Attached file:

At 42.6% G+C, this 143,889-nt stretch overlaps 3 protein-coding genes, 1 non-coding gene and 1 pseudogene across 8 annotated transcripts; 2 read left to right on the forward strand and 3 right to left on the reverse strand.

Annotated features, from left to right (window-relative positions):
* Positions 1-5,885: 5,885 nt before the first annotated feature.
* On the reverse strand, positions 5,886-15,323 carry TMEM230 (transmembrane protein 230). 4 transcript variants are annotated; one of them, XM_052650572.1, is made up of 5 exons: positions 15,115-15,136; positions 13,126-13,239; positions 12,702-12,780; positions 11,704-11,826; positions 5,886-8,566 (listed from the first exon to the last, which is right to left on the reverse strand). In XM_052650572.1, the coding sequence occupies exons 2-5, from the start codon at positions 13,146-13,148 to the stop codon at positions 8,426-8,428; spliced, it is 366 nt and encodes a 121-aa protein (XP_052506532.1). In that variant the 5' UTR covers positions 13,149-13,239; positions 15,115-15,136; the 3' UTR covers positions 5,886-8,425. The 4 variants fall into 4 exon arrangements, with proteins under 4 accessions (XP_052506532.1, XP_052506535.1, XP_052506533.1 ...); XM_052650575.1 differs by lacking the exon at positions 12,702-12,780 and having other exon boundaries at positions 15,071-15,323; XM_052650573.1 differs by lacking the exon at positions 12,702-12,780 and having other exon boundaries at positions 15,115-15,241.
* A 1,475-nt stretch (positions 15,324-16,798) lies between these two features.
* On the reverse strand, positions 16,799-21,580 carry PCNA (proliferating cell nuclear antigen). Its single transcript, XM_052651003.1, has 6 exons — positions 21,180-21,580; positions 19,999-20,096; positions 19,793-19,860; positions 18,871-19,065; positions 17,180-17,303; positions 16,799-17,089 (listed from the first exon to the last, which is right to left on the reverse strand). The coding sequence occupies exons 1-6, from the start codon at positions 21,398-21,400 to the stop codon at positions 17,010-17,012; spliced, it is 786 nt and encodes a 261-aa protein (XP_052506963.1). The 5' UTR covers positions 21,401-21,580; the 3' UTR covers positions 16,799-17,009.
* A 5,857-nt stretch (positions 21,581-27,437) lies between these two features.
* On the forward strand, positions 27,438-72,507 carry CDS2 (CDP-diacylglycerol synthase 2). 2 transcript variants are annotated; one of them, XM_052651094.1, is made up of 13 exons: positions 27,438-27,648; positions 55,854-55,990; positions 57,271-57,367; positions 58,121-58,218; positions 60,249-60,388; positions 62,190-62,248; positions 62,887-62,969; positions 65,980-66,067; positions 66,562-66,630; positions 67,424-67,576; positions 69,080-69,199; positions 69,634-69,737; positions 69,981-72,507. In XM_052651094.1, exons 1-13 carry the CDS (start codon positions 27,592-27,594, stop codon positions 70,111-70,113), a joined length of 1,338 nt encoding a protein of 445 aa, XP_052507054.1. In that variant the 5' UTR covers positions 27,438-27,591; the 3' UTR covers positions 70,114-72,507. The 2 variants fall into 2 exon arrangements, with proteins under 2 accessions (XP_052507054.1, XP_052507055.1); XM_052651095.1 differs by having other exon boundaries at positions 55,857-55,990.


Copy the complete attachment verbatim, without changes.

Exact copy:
At 42.6% G+C, this 143,889-nt stretch overlaps 3 protein-coding genes, 1 non-coding gene and 1 pseudogene across 8 annotated transcripts; 2 read left to right on the forward strand and 3 right to left on the reverse strand.

Annotated features, from left to right (window-relative positions):
* Positions 1-5,885: 5,885 nt before the first annotated feature.
* On the reverse strand, positions 5,886-15,323 carry TMEM230 (transmembrane protein 230). 4 transcript variants are annotated; one of them, XM_052650572.1, is made up of 5 exons: positions 15,115-15,136; positions 13,126-13,239; positions 12,702-12,780; positions 11,704-11,826; positions 5,886-8,566 (listed from the first exon to the last, which is right to left on the reverse strand). In XM_052650572.1, the coding sequence occupies exons 2-5, from the start codon at positions 13,146-13,148 to the stop codon at positions 8,426-8,428; spliced, it is 366 nt and encodes a 121-aa protein (XP_052506532.1). In that variant the 5' UTR covers positions 13,149-13,239; positions 15,115-15,136; the 3' UTR covers positions 5,886-8,425. The 4 variants fall into 4 exon arrangements, with proteins under 4 accessions (XP_052506532.1, XP_052506535.1, XP_052506533.1 ...); XM_052650575.1 differs by lacking the exon at positions 12,702-12,780 and having other exon boundaries at positions 15,071-15,323; XM_052650573.1 differs by lacking the exon at positions 12,702-12,780 and having other exon boundaries at positions 15,115-15,241.
* A 1,475-nt stretch (positions 15,324-16,798) lies between these two features.
* On the reverse strand, positions 16,799-21,580 carry PCNA (proliferating cell nuclear antigen). Its single transcript, XM_052651003.1, has 6 exons — positions 21,180-21,580; positions 19,999-20,096; positions 19,793-19,860; positions 18,871-19,065; positions 17,180-17,303; positions 16,799-17,089 (listed from the first exon to the last, which is right to left on the reverse strand). The coding sequence occupies exons 1-6, from the start codon at positions 21,398-21,400 to the stop codon at positions 17,010-17,012; spliced, it is 786 nt and encodes a 261-aa protein (XP_052506963.1). The 5' UTR covers positions 21,401-21,580; the 3' UTR covers positions 16,799-17,009.
* A 5,857-nt stretch (positions 21,581-27,437) lies between these two features.
* On the forward strand, positions 27,438-72,507 carry CDS2 (CDP-diacylglycerol synthase 2). 2 transcript variants are annotated; one of them, XM_052651094.1, is made up of 13 exons: positions 27,438-27,648; positions 55,854-55,990; positions 57,271-57,367; positions 58,121-58,218; positions 60,249-60,388; positions 62,190-62,248; positions 62,887-62,969; positions 65,980-66,067; positions 66,562-66,630; positions 67,424-67,576; positions 69,080-69,199; positions 69,634-69,737; positions 69,981-72,507. In XM_052651094.1, exons 1-13 carry the CDS (start codon positions 27,592-27,594, stop codon positions 70,111-70,113), a joined length of 1,338 nt encoding a protein of 445 aa, XP_052507054.1. In that variant the 5' UTR covers positions 27,438-27,591; the 3' UTR covers positions 70,114-72,507. The 2 variants fall into 2 exon arrangements, with proteins under 2 accessions (XP_052507054.1, XP_052507055.1); XM_052651095.1 differs by having other exon boundaries at positions 55,857-55,990.